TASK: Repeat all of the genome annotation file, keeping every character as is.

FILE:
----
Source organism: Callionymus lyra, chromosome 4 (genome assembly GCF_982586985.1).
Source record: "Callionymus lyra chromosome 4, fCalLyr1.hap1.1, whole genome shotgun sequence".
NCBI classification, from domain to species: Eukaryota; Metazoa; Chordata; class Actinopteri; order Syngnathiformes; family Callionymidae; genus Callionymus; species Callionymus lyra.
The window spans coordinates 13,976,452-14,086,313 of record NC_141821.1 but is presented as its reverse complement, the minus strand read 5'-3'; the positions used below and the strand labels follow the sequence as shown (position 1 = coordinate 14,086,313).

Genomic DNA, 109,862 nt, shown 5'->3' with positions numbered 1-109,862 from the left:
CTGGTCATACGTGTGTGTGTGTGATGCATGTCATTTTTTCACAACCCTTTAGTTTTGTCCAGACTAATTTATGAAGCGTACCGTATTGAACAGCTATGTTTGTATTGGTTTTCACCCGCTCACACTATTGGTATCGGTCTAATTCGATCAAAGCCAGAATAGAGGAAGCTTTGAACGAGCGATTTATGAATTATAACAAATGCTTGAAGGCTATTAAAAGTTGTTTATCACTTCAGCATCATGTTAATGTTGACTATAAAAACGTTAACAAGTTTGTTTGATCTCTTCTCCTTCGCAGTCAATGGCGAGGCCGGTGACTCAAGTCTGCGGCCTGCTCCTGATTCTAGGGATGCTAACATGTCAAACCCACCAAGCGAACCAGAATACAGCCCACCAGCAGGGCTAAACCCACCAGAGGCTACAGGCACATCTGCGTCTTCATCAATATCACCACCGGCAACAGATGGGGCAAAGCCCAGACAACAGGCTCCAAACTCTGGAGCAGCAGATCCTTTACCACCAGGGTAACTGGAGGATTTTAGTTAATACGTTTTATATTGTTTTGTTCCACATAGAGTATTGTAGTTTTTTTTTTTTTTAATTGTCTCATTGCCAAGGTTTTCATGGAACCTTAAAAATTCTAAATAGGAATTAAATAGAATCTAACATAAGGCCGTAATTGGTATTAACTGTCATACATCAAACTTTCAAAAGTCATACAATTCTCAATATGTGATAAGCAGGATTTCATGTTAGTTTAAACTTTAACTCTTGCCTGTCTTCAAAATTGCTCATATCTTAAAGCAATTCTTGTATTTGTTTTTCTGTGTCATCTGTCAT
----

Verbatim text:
Source organism: Callionymus lyra, chromosome 4 (genome assembly GCF_982586985.1).
Source record: "Callionymus lyra chromosome 4, fCalLyr1.hap1.1, whole genome shotgun sequence".
NCBI classification, from domain to species: Eukaryota; Metazoa; Chordata; class Actinopteri; order Syngnathiformes; family Callionymidae; genus Callionymus; species Callionymus lyra.
The window spans coordinates 13,976,452-14,086,313 of record NC_141821.1 but is presented as its reverse complement, the minus strand read 5'-3'; the positions used below and the strand labels follow the sequence as shown (position 1 = coordinate 14,086,313).

Genomic DNA, 109,862 nt, shown 5'->3' with positions numbered 1-109,862 from the left:
CTGGTCATACGTGTGTGTGTGTGATGCATGTCATTTTTTCACAACCCTTTAGTTTTGTCCAGACTAATTTATGAAGCGTACCGTATTGAACAGCTATGTTTGTATTGGTTTTCACCCGCTCACACTATTGGTATCGGTCTAATTCGATCAAAGCCAGAATAGAGGAAGCTTTGAACGAGCGATTTATGAATTATAACAAATGCTTGAAGGCTATTAAAAGTTGTTTATCACTTCAGCATCATGTTAATGTTGACTATAAAAACGTTAACAAGTTTGTTTGATCTCTTCTCCTTCGCAGTCAATGGCGAGGCCGGTGACTCAAGTCTGCGGCCTGCTCCTGATTCTAGGGATGCTAACATGTCAAACCCACCAAGCGAACCAGAATACAGCCCACCAGCAGGGCTAAACCCACCAGAGGCTACAGGCACATCTGCGTCTTCATCAATATCACCACCGGCAACAGATGGGGCAAAGCCCAGACAACAGGCTCCAAACTCTGGAGCAGCAGATCCTTTACCACCAGGGTAACTGGAGGATTTTAGTTAATACGTTTTATATTGTTTTGTTCCACATAGAGTATTGTAGTTTTTTTTTTTTTTAATTGTCTCATTGCCAAGGTTTTCATGGAACCTTAAAAATTCTAAATAGGAATTAAATAGAATCTAACATAAGGCCGTAATTGGTATTAACTGTCATACATCAAACTTTCAAAAGTCATACAATTCTCAATATGTGATAAGCAGGATTTCATGTTAGTTTAAACTTTAACTCTTGCCTGTCTTCAAAATTGCTCATATCTTAAAGCAATTCTTGTATTTGTTTTTCTGTGTCATCTGTCAT